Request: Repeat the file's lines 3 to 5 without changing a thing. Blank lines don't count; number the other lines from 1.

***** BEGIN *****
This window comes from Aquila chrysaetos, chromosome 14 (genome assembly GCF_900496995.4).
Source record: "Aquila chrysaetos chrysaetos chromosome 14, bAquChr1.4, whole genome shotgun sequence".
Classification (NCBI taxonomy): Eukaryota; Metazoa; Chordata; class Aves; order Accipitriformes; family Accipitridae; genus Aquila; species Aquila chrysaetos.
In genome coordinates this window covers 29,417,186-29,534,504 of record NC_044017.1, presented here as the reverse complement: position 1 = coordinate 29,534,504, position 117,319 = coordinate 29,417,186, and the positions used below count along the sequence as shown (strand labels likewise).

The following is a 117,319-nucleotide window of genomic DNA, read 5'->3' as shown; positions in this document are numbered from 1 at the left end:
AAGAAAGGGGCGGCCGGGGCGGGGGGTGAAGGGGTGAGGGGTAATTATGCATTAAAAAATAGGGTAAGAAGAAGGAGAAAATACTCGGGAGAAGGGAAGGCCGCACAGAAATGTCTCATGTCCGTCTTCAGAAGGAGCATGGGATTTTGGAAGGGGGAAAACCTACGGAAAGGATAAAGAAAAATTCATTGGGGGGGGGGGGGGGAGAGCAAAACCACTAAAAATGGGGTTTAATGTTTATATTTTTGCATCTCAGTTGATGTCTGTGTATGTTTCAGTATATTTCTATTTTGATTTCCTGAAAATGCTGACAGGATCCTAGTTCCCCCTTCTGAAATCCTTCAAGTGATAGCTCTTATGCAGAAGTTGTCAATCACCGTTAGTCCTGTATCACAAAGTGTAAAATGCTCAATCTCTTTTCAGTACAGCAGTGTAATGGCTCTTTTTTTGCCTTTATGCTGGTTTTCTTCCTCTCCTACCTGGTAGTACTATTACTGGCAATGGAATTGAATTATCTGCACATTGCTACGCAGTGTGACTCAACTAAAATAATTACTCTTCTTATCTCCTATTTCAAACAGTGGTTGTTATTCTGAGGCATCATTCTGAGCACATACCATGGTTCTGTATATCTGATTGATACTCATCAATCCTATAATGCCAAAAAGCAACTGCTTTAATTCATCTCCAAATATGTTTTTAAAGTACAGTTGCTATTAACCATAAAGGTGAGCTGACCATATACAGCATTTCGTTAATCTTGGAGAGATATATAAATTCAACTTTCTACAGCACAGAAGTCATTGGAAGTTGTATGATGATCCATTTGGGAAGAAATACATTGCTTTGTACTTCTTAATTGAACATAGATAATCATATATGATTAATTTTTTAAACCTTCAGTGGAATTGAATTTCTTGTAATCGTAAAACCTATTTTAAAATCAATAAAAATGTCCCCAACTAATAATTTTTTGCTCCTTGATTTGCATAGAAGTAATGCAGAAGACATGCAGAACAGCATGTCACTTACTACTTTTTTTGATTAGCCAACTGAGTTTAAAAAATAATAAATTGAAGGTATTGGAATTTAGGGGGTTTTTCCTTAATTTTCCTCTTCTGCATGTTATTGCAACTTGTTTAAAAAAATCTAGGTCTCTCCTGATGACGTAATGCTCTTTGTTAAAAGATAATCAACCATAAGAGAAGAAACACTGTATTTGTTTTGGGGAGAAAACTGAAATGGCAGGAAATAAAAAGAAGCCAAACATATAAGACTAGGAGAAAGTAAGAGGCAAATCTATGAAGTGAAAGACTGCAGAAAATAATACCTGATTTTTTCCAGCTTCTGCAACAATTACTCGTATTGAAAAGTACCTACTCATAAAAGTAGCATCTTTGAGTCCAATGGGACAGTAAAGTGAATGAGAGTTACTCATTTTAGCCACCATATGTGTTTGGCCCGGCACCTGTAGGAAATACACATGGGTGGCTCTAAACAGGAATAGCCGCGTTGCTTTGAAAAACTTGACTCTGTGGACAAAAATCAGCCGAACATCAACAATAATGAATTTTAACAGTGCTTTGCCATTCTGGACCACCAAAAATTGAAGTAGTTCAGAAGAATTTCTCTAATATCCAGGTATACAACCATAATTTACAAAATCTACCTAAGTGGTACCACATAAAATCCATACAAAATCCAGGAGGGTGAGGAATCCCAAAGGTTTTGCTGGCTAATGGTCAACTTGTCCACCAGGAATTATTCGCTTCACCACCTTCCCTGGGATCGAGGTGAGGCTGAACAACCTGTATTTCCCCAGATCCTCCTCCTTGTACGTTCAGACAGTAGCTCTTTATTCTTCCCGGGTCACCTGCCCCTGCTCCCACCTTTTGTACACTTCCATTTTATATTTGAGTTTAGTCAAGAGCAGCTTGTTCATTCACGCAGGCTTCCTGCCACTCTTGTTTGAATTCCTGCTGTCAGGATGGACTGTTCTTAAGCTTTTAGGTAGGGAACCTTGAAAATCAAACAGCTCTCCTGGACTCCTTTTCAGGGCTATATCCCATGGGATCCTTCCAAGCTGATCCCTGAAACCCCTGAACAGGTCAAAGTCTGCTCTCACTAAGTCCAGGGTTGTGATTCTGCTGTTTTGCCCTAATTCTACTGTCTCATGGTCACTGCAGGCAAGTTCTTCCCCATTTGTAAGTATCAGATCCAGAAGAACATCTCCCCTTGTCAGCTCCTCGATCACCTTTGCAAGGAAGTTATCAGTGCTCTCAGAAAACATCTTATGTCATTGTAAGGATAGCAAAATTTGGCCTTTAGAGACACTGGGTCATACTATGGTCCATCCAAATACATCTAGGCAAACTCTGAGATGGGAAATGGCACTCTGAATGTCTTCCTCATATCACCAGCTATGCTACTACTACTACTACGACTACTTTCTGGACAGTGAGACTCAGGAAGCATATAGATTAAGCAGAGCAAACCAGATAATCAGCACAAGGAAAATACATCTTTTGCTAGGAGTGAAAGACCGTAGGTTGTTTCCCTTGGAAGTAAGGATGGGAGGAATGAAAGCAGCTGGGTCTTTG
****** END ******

Classification (NCBI taxonomy): Eukaryota; Metazoa; Chordata; class Aves; order Accipitriformes; family Accipitridae; genus Aquila; species Aquila chrysaetos.
In genome coordinates this window covers 29,417,186-29,534,504 of record NC_044017.1, presented here as the reverse complement: position 1 = coordinate 29,534,504, position 117,319 = coordinate 29,417,186, and the positions used below count along the sequence as shown (strand labels likewise).

The following is a 117,319-nucleotide window of genomic DNA, read 5'->3' as shown; positions in this document are numbered from 1 at the left end: